Australia House Prices Down

Australian monthly house prices declined once again in December, adding to concerns among banks and property firms that a deterioration in prices across the country will resume this year.

Applications Fall 5% during Holiday Shortened Week

Mortgage applications were down during
the week ended January 20 according to the Weekly Mortgage Applications Survey
conducted by the Mortgage Bankers Association (MBA).  The Market Composite Index, a measure of
application volume fell 5 percent on a basis that was adjusted seasonally and
to account for the week shortened by the Martin Luther King holiday.  On a non-seasonally adjusted basis the
Composite fell 13.8 percent from the previous week which ended January 13.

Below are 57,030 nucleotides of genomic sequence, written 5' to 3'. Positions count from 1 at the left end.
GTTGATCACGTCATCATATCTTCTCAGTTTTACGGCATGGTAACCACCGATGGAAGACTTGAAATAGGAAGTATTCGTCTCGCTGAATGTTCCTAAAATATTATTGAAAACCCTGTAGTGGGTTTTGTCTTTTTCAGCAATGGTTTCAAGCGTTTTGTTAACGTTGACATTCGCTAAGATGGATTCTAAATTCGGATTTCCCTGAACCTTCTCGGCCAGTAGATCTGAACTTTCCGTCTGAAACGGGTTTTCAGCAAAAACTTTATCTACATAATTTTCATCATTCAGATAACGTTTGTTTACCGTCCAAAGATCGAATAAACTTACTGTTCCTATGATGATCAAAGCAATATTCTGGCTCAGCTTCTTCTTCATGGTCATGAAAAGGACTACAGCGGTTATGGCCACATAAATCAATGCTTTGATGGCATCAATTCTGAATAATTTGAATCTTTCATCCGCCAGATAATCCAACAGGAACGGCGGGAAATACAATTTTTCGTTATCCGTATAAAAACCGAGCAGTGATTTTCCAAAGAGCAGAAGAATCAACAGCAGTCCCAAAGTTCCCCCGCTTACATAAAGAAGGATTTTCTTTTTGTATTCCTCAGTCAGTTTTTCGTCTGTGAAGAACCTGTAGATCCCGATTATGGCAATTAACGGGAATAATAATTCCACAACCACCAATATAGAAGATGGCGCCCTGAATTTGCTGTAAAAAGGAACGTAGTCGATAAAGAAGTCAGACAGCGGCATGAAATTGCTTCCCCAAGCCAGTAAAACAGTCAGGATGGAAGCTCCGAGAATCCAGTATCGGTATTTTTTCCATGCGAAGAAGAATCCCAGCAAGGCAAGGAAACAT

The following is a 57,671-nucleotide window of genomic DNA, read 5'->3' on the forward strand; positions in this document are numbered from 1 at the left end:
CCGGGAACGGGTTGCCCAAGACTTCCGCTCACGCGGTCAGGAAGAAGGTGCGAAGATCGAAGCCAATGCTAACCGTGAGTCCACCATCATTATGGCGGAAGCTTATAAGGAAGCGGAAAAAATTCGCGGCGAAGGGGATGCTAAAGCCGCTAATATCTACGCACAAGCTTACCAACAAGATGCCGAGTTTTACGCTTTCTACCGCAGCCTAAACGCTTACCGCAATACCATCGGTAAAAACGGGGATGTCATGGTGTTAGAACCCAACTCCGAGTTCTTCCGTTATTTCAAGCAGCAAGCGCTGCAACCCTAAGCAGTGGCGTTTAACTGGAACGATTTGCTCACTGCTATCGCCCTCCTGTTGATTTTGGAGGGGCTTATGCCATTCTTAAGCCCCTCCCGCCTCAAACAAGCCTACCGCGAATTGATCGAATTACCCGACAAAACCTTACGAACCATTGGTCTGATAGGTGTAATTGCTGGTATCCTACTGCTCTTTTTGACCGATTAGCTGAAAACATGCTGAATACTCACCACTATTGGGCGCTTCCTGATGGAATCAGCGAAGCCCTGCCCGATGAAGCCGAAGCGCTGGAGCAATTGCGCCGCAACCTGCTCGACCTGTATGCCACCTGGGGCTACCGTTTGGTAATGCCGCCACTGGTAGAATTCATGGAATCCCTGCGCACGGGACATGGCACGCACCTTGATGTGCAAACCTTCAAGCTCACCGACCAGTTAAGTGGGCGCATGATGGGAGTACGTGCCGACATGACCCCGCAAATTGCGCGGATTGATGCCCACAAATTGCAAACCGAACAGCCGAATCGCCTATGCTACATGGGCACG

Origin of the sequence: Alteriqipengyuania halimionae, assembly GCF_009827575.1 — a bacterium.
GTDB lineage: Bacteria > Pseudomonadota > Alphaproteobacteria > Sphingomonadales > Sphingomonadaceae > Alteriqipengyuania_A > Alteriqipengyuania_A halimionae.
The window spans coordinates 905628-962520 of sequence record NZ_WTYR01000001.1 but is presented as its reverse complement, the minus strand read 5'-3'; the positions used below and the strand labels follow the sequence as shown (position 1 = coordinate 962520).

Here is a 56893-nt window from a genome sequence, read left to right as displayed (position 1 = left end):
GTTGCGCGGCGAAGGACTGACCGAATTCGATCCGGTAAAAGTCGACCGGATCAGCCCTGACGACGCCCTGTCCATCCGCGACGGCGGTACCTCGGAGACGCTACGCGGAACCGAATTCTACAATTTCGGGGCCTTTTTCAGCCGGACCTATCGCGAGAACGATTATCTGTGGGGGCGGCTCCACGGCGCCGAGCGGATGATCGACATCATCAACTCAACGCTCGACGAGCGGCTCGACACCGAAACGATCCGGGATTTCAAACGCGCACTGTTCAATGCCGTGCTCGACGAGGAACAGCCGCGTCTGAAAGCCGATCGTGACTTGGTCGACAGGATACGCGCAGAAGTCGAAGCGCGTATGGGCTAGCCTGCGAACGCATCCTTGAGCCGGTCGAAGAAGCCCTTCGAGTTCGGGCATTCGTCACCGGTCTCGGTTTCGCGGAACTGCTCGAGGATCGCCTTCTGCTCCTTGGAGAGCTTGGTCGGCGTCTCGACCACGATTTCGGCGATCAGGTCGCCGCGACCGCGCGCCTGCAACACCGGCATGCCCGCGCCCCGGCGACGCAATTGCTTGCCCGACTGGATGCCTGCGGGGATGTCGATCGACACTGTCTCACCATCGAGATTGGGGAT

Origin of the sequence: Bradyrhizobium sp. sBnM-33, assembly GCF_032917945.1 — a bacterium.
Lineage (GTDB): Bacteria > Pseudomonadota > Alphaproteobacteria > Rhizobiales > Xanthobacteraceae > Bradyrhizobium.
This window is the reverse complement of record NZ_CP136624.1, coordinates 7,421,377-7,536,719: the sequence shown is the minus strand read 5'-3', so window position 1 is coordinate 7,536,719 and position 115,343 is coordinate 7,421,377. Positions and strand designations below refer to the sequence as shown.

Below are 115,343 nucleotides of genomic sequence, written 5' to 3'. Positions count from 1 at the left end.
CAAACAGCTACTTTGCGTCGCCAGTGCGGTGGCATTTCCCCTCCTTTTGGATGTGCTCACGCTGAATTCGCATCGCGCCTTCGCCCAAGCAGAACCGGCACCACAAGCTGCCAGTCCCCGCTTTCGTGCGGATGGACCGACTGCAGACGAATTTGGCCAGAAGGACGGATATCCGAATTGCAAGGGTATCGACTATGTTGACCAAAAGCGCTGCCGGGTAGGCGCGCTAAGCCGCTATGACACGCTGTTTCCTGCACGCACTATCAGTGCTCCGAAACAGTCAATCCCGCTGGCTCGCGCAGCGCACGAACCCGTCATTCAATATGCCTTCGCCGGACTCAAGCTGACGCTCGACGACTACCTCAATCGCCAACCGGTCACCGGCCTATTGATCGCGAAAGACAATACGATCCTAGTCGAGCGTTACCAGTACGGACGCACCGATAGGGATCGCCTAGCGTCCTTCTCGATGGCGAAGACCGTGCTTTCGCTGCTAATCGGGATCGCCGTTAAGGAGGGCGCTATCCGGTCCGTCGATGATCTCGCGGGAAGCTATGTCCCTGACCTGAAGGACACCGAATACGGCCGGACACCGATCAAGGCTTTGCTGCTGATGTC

The
seasonally adjusted Purchase Index was down 5.4 percent and the unadjusted
Purchase Index 9.7 percent.  The latter
was 6.5 percent lower than during the same week in 2011.  The index measuring applications for
refinancing was down 5.2 percent. 

The
four week moving averages for all indices remained positive.  The Composite Index was up 4.12 percent, the
Refinance Index increased 4.85 percent and the seasonally adjusted Purchase Index
rose 0.47 percent.

Refinancing
continued to represent the majority of mortgage activity, falling slightly from
82.2 percent of all applications the previous week to 81.3 percent.  Applications for adjustable rate mortgages
were at a 5.3 percent level compared to 5.6 percent a week earlier. 

Looking
back at the month of December, MBA found that refinancing borrowers applied for
30-year fixed-rate mortgages (FRM) in 56.6 percent of cases and 24.3 percent of